Mark Whatley, baritone, saw his professional singing career gain national prominence in 2002, when he won first place in the Metropolitan Opera mid-south regional auditions. He was later named one of nine national finalists and performed in concert with the Metropolitan Opera Orchestra with Julius Rudel conducting. Since that time he has sung over forty operatic roles, including Count Almaviva in Le nozze di Figaro, Guglielmo in Così fan tutte, Belcore in L’elisir d’amore, Agata in Viva la Mamma, Marcello in La bohème, Escamillo in Carmen, Harlekin in Ariadne auf Naxos, and both Frank and Fritz in Korngold’s Die tote Stadt. His concert repertoire is equally extensive and varied, including Bach’s St. Matthew Passion, Mendelssohn’s Elijah, Haydn’s The Creation, Handel’s Messiah, Saint-Saën’s Christmas Oratorio, and requiems by Brahms, Fauré, Duruflé, and Mozart. In addition to numerous productions with Nashville Opera, he has performed with Glimmerglass Opera, Opera North, Opera Birmingham, Augusta Opera, Chattanooga Opera, Aspen Opera Theatre, Opera Company of Brooklyn, Cincinnati May Festival, Lexington Philharmonic, Woodlands Symphony, Paducah Symphony, Sacramento Ballet, and Houston Choral Society, among others. Recent performances have included Carmina Burana with Nashville Ballet and Nashville Symphony, Tosca with Nashville Opera , Coffee Cantata with Music City Baroque, Messiah with Concert Chorale of Nashville, Beaser’s The End of Knowing at Vanderbilt University, and Bach’s Magnificat and Schubert’s Winterreise at Belmont University.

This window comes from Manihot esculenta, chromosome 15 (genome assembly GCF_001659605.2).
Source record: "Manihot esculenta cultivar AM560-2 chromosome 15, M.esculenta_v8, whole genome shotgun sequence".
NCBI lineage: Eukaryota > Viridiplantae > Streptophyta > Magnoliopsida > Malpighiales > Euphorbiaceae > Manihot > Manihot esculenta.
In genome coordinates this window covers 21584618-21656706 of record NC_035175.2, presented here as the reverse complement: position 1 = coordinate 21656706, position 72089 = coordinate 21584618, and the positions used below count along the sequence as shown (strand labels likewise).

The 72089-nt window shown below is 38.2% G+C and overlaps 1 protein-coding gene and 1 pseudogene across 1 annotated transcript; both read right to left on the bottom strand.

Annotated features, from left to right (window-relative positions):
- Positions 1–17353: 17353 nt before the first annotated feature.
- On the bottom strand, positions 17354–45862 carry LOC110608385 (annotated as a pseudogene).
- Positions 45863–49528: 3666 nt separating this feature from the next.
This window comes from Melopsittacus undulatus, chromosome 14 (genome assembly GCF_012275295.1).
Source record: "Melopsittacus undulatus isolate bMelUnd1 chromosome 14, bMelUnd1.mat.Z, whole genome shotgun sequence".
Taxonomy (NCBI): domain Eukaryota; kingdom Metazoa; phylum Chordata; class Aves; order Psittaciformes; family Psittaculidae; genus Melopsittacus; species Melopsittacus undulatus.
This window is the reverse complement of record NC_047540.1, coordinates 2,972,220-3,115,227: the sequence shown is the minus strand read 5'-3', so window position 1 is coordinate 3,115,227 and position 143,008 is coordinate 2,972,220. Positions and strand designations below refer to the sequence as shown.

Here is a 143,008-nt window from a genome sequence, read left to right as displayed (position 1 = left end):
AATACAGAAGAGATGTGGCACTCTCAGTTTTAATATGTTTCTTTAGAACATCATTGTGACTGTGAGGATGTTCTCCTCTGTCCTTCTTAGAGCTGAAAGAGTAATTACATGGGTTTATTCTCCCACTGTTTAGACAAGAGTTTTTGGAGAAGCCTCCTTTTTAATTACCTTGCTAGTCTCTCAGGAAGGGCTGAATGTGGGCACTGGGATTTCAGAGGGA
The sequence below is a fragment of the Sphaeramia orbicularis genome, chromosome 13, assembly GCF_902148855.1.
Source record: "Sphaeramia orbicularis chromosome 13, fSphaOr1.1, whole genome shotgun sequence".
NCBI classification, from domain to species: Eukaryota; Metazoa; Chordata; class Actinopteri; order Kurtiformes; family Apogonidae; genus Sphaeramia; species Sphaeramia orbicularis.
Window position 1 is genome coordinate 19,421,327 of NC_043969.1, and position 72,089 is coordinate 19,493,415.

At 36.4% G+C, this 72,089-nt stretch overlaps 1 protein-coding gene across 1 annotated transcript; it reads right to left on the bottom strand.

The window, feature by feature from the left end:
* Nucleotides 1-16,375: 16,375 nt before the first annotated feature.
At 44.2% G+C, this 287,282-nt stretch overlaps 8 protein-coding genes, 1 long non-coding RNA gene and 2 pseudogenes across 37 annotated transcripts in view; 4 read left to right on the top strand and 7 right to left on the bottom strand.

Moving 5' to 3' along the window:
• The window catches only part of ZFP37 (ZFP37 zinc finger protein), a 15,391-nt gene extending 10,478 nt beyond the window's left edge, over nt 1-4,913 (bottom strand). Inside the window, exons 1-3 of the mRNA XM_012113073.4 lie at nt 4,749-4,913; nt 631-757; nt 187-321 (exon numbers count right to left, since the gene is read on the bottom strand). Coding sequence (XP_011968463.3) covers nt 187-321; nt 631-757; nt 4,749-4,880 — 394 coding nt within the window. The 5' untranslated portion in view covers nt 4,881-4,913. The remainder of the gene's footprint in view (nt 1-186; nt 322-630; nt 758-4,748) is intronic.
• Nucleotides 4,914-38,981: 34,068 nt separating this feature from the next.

Mark Whatley is Coordinator of Vocal Studies and Associate Professor of Voice at Belmont University, where he has been employed since 2011. He holds degrees in voice performance from Belmont University (Dean’s Scholar) and the University of Kentucky (John E. Guida Fellow), and he received the Doctor of Musical Arts degree from the world-renowned Shepherd School of Music at Rice University in 2014.
Dr. Whatley lives in Nashville, TN, with his wife, Amanda, and two sons, Andrew and Matthew.